Invent Your Retirement: Art Koff Interview

Art Koff, author of Invent Your Retirement and founder of Retired Brains.com

The philosophy of the book, Invent Your Retirement, by Art Koff is simple: with the right resources, you can pursue many new interests and create a rewarding, productive life after retirement. The book covers organizational aspects such as starting a home office and protecting your credit to bigger decisions, such as choosing where to retire and the importance of continuing education.

Koff spent more than 35 years in national and international advertising, and is now a sought-after speaker about retirement issues for media outlets such as The Wall Street Journal, Business Week, Money, Fortune, and the New York Times.

In addition to authoring Invent Your Retirement, Koff is the founder of Retired Brains.com, a website that provides in-depth information for seniors, especially those looking for employment. The site helps people match skills and personalities to potential industries, and offers a job board as a terrific resource for seniors.

In this LoveToKnow Seniors interview, Koff talks about the inspiration for the book, and offers valuable tips for seniors wanting more from retirement and employment.

Invent Your Retirement: Art Koff Interview

Please share your motivation for writing your book.

After I retired from 35+ years in advertising, I founded Retired Brains.com. Since the site did not offer enough content, it was not getting a great deal of return visitors, so I began researching content to add to the site. I found so much valuable information that I began sharing it with friends who collectively urged me to put it in the form of a reference guide.

As you discuss the book with other people, what do they tell you they like most about it?

Each person seems to have a different opinion, depending on his or her area of interest. Most like my listing additional sources where they can get more in-depth information. Lately, I seem to get the most questions about the chapter on how to find a job, and when I'm asked to speak publicly, this is the topic most requested.

Do you believe your advice has more impact because you're a senior?

I don't think my advice has more impact because of my age, but I feel I am better able to present information in a way that older Americans can more easily understand.

More Details on Invent Your Retirement

The book has an entire chapter dedicated to computer literacy, a topic which could have been a book all its own. How did you decide what to cover?

Originally, I did not plan to cover this area, but I was urged to do so, particularly by seniors who used e-mail but did not have any understanding of computers or the Internet. My sister-in-law helped me put this chapter together and I tried to make it as simple as possible.

As I say in the guide, seniors should rely on their children or, better yet, grandchildren, for help on the computer.

There's also a handy section on estate planning, with a detailed personal information form that provides contacts to survivors for everything from law firms to snow removal. Why did you consider this important to develop?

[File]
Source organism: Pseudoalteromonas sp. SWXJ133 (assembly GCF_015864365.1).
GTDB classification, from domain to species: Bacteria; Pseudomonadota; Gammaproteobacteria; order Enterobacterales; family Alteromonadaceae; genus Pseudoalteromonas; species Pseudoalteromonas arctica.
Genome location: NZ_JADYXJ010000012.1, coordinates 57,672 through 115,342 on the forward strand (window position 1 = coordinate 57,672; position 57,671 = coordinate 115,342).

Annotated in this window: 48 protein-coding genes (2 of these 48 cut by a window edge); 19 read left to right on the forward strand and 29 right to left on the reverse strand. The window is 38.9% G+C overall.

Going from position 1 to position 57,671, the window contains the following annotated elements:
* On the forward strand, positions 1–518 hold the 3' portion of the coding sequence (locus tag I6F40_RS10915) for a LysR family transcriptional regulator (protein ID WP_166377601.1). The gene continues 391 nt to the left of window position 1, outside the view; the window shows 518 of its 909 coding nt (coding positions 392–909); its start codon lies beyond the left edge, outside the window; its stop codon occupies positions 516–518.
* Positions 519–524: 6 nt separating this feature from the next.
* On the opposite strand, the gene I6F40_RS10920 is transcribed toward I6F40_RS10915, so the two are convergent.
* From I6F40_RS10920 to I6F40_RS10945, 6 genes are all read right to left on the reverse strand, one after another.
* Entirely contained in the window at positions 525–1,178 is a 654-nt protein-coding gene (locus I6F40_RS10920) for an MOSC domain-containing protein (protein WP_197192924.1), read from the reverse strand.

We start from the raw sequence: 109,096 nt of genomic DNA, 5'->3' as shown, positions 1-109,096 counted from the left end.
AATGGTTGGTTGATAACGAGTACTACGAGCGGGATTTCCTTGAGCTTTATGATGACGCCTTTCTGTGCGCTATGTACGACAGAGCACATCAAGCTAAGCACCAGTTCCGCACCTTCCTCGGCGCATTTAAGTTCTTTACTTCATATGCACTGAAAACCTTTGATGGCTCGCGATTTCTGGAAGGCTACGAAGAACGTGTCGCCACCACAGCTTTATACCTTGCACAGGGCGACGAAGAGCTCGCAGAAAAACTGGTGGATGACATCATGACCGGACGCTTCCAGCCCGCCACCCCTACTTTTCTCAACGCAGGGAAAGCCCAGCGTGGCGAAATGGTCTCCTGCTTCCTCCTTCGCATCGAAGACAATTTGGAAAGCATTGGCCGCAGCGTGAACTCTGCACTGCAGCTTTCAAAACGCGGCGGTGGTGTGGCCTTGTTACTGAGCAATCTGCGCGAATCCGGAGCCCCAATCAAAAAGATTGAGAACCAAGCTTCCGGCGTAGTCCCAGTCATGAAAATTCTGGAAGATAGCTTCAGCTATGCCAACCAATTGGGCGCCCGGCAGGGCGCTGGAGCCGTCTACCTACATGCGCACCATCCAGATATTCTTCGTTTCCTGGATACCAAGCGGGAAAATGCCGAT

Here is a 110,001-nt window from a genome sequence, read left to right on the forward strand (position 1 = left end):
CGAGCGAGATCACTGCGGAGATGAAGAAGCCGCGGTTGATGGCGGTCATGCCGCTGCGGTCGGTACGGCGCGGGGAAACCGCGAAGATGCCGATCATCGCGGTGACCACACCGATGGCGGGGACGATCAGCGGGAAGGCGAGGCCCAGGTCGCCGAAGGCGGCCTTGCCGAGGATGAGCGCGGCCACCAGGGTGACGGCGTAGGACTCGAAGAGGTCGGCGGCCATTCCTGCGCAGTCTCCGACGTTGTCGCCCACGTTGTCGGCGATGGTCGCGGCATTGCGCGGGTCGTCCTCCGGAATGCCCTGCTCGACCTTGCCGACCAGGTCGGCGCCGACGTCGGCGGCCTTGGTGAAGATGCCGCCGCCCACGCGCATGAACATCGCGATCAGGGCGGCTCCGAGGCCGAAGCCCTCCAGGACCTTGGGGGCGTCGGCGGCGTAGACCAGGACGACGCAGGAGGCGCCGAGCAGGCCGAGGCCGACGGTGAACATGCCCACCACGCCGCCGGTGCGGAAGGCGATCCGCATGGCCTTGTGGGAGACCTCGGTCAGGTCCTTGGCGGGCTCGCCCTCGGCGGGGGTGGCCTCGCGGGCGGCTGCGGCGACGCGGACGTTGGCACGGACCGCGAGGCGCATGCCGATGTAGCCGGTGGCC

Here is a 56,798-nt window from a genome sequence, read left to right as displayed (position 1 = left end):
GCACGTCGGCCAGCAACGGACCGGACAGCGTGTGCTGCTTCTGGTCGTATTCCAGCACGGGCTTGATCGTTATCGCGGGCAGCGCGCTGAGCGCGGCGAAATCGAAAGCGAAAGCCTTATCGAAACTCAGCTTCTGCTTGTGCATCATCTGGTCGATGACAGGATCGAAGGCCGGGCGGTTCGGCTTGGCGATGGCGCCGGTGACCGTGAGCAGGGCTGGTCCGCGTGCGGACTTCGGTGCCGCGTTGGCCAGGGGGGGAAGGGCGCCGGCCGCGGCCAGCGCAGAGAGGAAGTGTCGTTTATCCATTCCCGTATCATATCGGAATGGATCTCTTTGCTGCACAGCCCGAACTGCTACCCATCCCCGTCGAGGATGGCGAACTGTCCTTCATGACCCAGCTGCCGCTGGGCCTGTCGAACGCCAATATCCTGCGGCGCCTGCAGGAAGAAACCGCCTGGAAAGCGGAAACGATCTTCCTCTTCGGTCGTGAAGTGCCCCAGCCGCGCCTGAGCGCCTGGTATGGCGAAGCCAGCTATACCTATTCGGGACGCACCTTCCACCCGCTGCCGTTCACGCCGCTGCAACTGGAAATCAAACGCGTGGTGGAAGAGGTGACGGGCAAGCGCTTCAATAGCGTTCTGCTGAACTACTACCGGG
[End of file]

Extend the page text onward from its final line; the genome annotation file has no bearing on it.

My mother passed away while I was writing the book and I found that I did not have all the information I needed to help the family and the lawyer with her estate. Some of this information was very difficult to obtain and some I never did find, so I put together this list to assist others that may end up with similar problems.

Tips for Seniors in the Workplace

What are the biggest challenges for seniors who want to stay in the workplace, and how can they be overcome?The answer to this could be a small book in itself. I would certainly advise anyone who is nearing retirement to meet with the human resource department in their company and express their interest in continuing to work. Depending on the job, this may be easy. In some cases, working flexible hours or on a project basis can be a win-win for both parties.

Many companies have designed plans for work continuation for some of their more valuable employees. Of course, smaller organizations generally do not have these kinds of plans in place, and often the person or persons that handle human resources issues are also managers or executives in another capacity. In any case, a frank discussion well before your retirement date is important.

Consideration should certainly be given to working part time, temporary jobs, or project assignments for your employer or for another employer either in the same kind of business or where your skills are transferable. Interviewing with and registering with a local temp agency is also worthwhile.

What new goals have you established?

I plan to continue to update the information that is on the website while researching and listing the kinds of content that retirees and people planning retirement wish to see.

I hope to continue working as long as I'm mentally and physically able to. As I said in the book, an Israeli study has already proven that seniors who continue to work generally live longer than those who do not.

Additional Resources

  • Order Invent Your Retirement directly from Koff's Retired Brains.com. Scroll down to the first topic in the list, "Resource Guide for Retirees" and click there.
  • Need to update your resume or get new information on the current employment market? Use the Retired Brains' career resources center.
  • Search for jobs using the site's job board.

~Tracey L. Kelley

The author received a promotional copy of the book, "Invent Your Retirement" to complete this interview.

Invent Your Retirement: Art Koff Interview